While Thursday’s Supreme Court ruling on affirmative action won’t change the way Arizona’s public universities conduct the application process, the decision will impact high schoolers in Arizona who are applying for universities out of state.

KGUN 9’s Heidi Alagha spoke to Superintendent of Public Instruction Tom Horne after today’s ruling. He say’s he support’s the high court’s decision to overturn the precedent that’s been in place decades.

Horne called the decision long overdue, citing Proposition 107 an Arizona ballot measure from 2010which voters passed to effectively ban the consideration of race, sex, color, ethnicity or national origin in any application or employment selection process.

The new Supreme Court ruling addressed cases brought against Harvard and the University of North Carolina by activist group Students for Fair Admissions. Ultimately the court found affirmative action practices in violation of the equal protection clause of the 14th Amendment.

Both universities, however, say race is only one of several factors admissions offices take into account.

According to Horne, the impact the ruling will have will be simply to bring the focus back to education:

“I’ve been working really hard to improve academics in the schools and to get rid of distractions from academics. I want students to be taught bell-to-bell, the academics. If the students study and are judged on their individual basis, they should be able to get into a good college. They have to study. They can’t get in just because of what race they were born into. They have to get it because they study, and deserve it.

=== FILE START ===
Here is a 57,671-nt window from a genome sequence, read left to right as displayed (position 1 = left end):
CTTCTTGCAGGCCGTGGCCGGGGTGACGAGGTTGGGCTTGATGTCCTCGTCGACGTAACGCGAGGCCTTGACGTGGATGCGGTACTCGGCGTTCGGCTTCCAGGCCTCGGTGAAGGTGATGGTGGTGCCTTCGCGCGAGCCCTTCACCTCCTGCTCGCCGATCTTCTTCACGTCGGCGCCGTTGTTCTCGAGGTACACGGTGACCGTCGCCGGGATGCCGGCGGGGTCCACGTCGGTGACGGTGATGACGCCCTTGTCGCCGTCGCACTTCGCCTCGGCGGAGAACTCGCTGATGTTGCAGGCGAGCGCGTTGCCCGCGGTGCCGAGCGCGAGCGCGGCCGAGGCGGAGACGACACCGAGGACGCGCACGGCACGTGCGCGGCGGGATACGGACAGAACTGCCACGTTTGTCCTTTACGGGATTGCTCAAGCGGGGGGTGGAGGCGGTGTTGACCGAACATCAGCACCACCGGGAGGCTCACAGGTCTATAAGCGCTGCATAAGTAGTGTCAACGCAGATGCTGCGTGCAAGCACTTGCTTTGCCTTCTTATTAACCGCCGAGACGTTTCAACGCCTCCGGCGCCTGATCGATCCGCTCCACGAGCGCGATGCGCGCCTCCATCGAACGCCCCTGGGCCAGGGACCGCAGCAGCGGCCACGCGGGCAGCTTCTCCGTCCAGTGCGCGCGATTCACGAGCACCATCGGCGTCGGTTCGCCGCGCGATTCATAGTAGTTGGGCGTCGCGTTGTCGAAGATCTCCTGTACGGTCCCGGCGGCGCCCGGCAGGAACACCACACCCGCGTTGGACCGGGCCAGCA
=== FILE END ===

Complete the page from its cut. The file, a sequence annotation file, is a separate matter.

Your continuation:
Southern Arizona’s two Congressional representatives also shared their views, matching their respective party lines:

The result of this case can be directly tied to individuals who have bankrolled multiple lawsuits to dismantle the <i>Voting Rights Act</i>. Race has never been a defining feature in admissions, and affirmative action has only ever given higher education institutions the opportunity to holistically consider students backgrounds, their contributions and how they will enhance the college experience. The far-right Supreme Courts decision to gut affirmative action is devastating and inconsistent with previous court findings that have found race-based admissions policies can be implemented in a legal and constitutional manner. It threatens the progress weve made to provide equal access, opportunity and diverse learning environments for all students. As we move forward, its critical that we in Congress act to build and support an education system that demands equity in admissions, achieves student body diversity, dispels stereotypes, and ensures a high-quality and accessible education for all. ~Rep. Ral M. Grijalva (D-07)

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We are now looking at an education system without affirmative action for the first time in 40 years. I believe we can have a system free from discrimination while promoting diversity as we emphasize merit-based qualifications. ~Rep. Juan&nbsp;Ciscomani (R-06)

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